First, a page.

Mealtime is key to a happy family

Interaction around the dinner table makes children feel safe.

KIDS who sit down to a family meal five times weekly are 25% less likely to develop disordered eating patterns and are more likely to have healthier diets and to consume more fruit and vegetables, according to US research.

Other research, also from the US, finds young people who eat frequent family meals are less likely to be depressed.

Findings from an Irish study are worrying — eight in 10 adults here ‘speed-eat’ main meals in under 20 minutes.

According to Rennie’s Gut Feelings survey, more women (77%) than men (67%) ‘speed-feed’, despite knowing the negative effects of eating on the go. And women are twice as likely to be ‘snack guzzlers’ as men.

Psychologist Allison Keating sees the demise of the family meal as having a physical and psychological impact. “It feels safe, knowing there’s a set point in the day when you’ll sit down in a cohesive way and share conversation, relaying what has gone on during the day, its trials and tribulations,” she says. “The dinner table provides a canvas for deep psychological connection, being part of family, communication of values and importance of eating properly.”

Keating observes many teens are “eating on the run, grabbing a quick snack, food on the go”. Family meals are important at every stage of the life cycle, she says. “Even if you’re not getting much of a response from your teen, they’re getting emotional nurturing, as well as a good dinner.”

Eating on the run does not sit well with our digestive system. “The number of clients presenting at my clinic with stress and anxiety and also citing some form of digestive issue has risen dramatically — approximately 90%,” she says, adding that dinner should take at least 40 minutes.

Keating sees the dinner table as providing a secure environment where children learn routine, boundaries, turn-taking and sharing.

“Take the current Safefood campaign, which starts with the simple image of a mum putting plates on a table and the child getting half the portion the adult gets,” says Keating.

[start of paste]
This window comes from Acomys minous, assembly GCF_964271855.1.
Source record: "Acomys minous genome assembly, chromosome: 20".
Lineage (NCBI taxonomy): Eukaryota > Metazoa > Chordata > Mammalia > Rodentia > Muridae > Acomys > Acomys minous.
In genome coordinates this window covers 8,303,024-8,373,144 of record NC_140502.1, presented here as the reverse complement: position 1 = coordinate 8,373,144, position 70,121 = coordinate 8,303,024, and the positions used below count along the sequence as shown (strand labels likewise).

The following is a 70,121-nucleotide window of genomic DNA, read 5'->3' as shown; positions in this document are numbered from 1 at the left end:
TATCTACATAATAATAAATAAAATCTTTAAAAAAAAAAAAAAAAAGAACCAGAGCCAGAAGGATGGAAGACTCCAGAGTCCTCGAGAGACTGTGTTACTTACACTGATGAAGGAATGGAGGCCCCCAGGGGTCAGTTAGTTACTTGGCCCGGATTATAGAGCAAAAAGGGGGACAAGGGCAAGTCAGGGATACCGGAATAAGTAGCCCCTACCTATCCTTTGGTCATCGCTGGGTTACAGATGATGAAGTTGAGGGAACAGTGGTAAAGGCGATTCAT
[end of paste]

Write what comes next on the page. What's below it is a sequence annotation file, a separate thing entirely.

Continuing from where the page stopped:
“The image is simple and clear but it’s missing for a lot of people. Sitting down together to a prepared meal is a psychological buffer to the running around we do all day.”


Lifestyle

Aileen Lee meets Christina Kenny - co-founder and design director of Lamb Design - to talk about her work and inspirations.Christina Kenny of Lamb Design: ‘I love bringing the outside in and inside out’

Tyrone designer Sharon Wauchob on her career and the worth of luxury fastion. By Paul McLachen.From Marc Jacobs to her own label, Tyrone designer Sharon Wauchob on her life in fashion

The recent sentencing of two teenage boys for the murder of Ana Kriégel has once again brought the issue of pornography into public discourse. The details of the case, which are finally coming into public knowledge, illuminate some very worrying trends that are pervasive in the modern adolescent world and as parents and indeed as a society we can no longer languish in complacency.Learning Points: Hardcore porn can pollute our children’s minds

HUSBAND and wife Justin and Jenny Green run Ballyvolane House, in Castlelyons, Co Cork. The mansion and former dairy farm, which was built in 1728, is where Justin grew up. Raised to Scottish parents in Hong Kong, Jenny met fellow hotelier Justin while working in the Mandarin Oriental Hotel. Having worked in the UK and Bali, they returned to manage Ballyvolane House, as an Irish country house, in 2004.Parents for the Planet: Green family has greener outlook at country house

More From The Irish Examiner